The community’s chief resigned in frustration. This led to an election. It gave Indian Affairs the chance to get rid of the traditional council by recognizing the losing faction as the new band council. Thusky and others called it a “coup d’etat”, an attack on democratic rights in Canada. They’ve been fighting to overturn that election ever since.
Anita Descourcy works at the nursing station. She’s one of four councillors. There’s no “chief” at Barriere Lake. She speaks French. Hearing English, she hangs up. Everyone else contacted refused to be interviewed. An email to Quebec’s Minister for Native Affairs, Geoffrey Kelley, is unanswered by press time.
Thusky says it’s been difficult for everyone. The community, including families, is deeply divided. Attempts to settle differences end up in shouting matches and worse. Even Harper’s “National Apology” merely opened old wounds for people like Thusky. “Because they didn’t mean it. Nothing’s changed.”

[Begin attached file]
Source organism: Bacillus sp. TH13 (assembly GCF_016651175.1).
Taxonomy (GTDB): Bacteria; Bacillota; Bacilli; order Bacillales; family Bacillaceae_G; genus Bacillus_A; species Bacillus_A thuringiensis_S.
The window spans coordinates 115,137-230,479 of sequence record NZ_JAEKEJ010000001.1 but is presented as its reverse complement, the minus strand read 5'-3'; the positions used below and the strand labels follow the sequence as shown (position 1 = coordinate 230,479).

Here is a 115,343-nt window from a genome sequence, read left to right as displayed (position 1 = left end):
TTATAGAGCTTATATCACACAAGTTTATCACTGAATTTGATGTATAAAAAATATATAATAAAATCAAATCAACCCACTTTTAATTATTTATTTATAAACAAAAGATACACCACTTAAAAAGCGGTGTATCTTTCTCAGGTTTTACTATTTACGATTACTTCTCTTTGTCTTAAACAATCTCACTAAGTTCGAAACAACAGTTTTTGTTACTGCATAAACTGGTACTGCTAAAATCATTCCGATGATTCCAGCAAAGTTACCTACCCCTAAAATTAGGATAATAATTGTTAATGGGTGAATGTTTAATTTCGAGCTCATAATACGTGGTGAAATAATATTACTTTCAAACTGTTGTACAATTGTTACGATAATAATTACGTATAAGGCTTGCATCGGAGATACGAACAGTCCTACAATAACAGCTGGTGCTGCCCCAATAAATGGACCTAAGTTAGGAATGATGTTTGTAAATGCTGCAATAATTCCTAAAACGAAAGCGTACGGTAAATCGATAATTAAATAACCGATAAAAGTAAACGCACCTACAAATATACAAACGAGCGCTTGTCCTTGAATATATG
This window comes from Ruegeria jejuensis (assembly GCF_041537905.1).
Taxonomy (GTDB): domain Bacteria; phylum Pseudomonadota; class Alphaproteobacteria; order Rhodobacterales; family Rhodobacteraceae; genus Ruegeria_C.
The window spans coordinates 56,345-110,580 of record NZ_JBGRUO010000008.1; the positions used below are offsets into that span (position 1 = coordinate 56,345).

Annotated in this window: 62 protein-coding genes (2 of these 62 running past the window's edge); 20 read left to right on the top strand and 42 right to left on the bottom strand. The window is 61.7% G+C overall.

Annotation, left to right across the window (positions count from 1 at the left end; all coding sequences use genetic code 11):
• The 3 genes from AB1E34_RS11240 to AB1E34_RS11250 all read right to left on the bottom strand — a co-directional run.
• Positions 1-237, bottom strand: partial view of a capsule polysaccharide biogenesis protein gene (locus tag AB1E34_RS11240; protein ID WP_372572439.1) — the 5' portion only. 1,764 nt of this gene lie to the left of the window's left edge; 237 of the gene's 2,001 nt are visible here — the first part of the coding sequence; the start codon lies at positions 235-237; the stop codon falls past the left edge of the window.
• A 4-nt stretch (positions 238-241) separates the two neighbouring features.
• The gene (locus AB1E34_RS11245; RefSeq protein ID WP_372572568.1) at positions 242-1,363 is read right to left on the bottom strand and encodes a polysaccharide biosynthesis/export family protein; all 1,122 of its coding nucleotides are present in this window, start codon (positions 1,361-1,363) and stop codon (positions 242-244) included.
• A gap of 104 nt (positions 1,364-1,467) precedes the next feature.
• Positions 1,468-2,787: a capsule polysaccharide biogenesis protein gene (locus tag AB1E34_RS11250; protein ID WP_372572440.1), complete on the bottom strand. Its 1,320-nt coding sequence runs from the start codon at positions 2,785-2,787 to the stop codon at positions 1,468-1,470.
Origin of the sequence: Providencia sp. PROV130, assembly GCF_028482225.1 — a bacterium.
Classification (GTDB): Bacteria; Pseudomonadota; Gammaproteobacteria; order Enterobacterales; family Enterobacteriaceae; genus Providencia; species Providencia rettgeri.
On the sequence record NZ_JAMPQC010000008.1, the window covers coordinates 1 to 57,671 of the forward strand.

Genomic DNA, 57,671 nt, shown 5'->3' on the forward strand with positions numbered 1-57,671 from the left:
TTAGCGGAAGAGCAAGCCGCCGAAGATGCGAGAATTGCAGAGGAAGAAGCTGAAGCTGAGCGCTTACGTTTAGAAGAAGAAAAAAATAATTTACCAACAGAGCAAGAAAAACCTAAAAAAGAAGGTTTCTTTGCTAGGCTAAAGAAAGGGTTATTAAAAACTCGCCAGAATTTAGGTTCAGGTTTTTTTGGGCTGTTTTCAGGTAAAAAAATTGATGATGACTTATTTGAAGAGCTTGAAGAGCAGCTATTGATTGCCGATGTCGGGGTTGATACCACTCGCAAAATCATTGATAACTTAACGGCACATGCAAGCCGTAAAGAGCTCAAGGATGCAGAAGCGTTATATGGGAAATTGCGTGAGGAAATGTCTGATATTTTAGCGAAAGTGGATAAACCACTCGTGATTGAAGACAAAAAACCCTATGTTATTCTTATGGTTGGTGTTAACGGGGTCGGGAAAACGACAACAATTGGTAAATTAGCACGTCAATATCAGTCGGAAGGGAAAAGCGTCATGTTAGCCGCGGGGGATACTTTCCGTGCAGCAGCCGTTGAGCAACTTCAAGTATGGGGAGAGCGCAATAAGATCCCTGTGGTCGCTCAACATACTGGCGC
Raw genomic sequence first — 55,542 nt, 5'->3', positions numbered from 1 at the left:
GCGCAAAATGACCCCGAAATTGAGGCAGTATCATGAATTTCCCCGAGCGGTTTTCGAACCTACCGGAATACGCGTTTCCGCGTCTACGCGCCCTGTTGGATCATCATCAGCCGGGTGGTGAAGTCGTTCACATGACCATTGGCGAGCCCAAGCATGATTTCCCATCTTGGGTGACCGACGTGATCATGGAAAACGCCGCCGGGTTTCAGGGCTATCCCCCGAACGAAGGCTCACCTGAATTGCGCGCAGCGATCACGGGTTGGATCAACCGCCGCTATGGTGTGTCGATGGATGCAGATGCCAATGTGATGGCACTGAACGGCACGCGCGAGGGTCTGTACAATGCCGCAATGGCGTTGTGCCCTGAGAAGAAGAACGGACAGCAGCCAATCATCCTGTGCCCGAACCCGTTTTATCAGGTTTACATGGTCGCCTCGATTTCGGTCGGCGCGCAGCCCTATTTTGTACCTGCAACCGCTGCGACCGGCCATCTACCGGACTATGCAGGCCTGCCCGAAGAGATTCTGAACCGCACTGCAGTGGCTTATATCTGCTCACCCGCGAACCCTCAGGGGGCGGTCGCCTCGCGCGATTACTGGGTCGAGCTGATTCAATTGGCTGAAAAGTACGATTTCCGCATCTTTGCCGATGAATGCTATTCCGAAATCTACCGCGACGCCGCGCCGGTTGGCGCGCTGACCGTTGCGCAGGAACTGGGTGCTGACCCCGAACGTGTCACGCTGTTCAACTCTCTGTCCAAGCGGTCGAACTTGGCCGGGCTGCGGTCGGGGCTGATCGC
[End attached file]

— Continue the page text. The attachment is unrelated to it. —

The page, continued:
That’s the most difficult part, Thusky says. He’s losing hope and he knows it. So are people back home. They thought they’d finally found common ground and a new future by working with governments and industry.
“All we want is recognition to the land, to be able to support ourselves. And we had that in our agreement.”